Monday, September 29, 2008

$1.1 Trillion Loss

Here's an understatement. Today was a really bad day.

Democrats and Republicans in Congress failed to come to agreement on a $700 billion bailout for Wall Street investment banks as the vote failed 228-205 in the House. Reacting to the unexpected stalemate, the stock market plunged a record 777 points in two hours. How big is that? A 7% drop that we saw this afternoon is a $1.1 trillion loss in wealth. Everyone with 401k's, IRA's, individual stocks, bonds, mutual funds in the market -- we're all affected. And the bloodbath is sure to continue tomorrow.

There is no shortage of blame to go around here. Investment greed is part of it -- from Wall Street banks to irresponsible mortgage peddling to individuals that bought homes they could not come close to affording. I'm not going to pretend I understand derivatives and complicated mortgage backed securities that fell like a house of cards. But that is why I, Joe Average American citizen, rely on elected officials to appoint people to positions to understand this and oversee it. So lack of regulation was a part of this collapse too.

So while I want the causes of this collapse to be investigated so we learn the lessons for the future, I am even more disheartened by the vote today. First of all no one wants to sign up for a $700 billion bill. It is a mind-boggling sum of money on top of all the problems we face and our kids and grandkids will face.

But when two of the foremost financial minds in the country -- the Treasury Secretary and the Federal Reserve Chairman -- beg and plead for bipartisan action to be taken to avoid certain impending financial hardship for the country, it is deflating when politicians fail to take action. No wonder people think so little of their elected government in Washington D.C.

Politicians from both sides have to shoulder the responsibility of this not passing. From the Republican side this vacuum of leadership from the President to push this through is the single biggest reason why I want a change in November. The President's capital is so bankrupt from all the failures and missteps for the past eight years that he cannot rally a majority of his own party in Congress to support the bailout his Administration put forward.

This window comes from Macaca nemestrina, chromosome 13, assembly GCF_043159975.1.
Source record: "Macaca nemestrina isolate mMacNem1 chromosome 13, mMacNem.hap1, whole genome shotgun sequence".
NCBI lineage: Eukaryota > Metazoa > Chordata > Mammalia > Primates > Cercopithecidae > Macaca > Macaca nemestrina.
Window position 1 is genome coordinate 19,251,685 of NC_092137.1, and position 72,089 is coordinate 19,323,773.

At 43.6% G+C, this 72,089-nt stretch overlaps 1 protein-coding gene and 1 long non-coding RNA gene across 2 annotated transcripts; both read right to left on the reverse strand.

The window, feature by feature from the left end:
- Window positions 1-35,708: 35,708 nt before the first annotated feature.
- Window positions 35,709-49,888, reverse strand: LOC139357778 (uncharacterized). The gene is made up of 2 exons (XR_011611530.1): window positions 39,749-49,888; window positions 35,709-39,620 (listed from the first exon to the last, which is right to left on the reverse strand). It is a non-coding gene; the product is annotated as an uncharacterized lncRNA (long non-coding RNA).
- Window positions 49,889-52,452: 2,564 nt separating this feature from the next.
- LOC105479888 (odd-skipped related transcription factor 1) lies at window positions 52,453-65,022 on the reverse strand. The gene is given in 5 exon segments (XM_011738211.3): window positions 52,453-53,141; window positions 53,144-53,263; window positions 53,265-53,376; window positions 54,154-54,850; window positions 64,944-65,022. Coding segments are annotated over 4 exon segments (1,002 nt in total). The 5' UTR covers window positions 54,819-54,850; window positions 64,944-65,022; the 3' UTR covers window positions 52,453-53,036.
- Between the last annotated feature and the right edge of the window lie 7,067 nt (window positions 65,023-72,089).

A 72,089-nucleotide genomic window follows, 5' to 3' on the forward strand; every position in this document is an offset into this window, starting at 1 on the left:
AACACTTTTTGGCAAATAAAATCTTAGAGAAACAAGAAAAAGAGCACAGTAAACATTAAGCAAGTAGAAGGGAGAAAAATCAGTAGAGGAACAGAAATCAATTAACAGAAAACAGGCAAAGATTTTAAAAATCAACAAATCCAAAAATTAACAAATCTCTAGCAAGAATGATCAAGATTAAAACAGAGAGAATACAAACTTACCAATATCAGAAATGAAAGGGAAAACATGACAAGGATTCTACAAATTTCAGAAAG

Enter the Democrats. To their credit they got 2/3 majority of their Representatives to support the buyout. But what does the Speaker of the House do right before the roll call vote? She takes the opportunity to lecture the Republicans with a snotty partisan "We told you so" speech that added a degree of divisiveness that completely could have been avoided if she would have taken the "This is for the greater good and unfortunately is the medicine we have to swallow" approach.

So while I understand the Republicans' frustration with her pettiness and I somewhat sympathize with the reluctance of many not to support government intervention in the free market (I'm a free marketer myself), the majority of Republicans in the House refused to put the needs of the country ahead of either pure ideology or childish partisanship. It is just completely disheartening and frustrating.

How bad is it going to get? We are about to see. This piece from Steven Pearlstein's is the best summary I have read on the situation in one page -- "They Just Don't Get It."

The basic problem here is that too many people don't understand the seriousness of the situation.

Americans fail to understand that they are facing the real prospect of a decade of little or no economic growth because of the bursting of a credit bubble that they helped create and that now threatens to bring down the global financial system.

Politicians worry less about preventing a financial meltdown than about ideology, partisan posturing and teaching people a lesson. Financiers have yet to own up publicly to their own greed, arrogance and incompetence. And leaders of foreign governments still think that this is an American problem and that they have no need to mount similar rescue efforts in their own countries.

In the coming weeks and months, all of these people will come to understand how deep the hole really is and how we're all in it together.

They'll come to understand that the giant sucking sound they hear is of a massive deleveraging of the global economy and the global financial system as households and governments, businesses and investment funds adjust to living in a world with less debt and more inflation.

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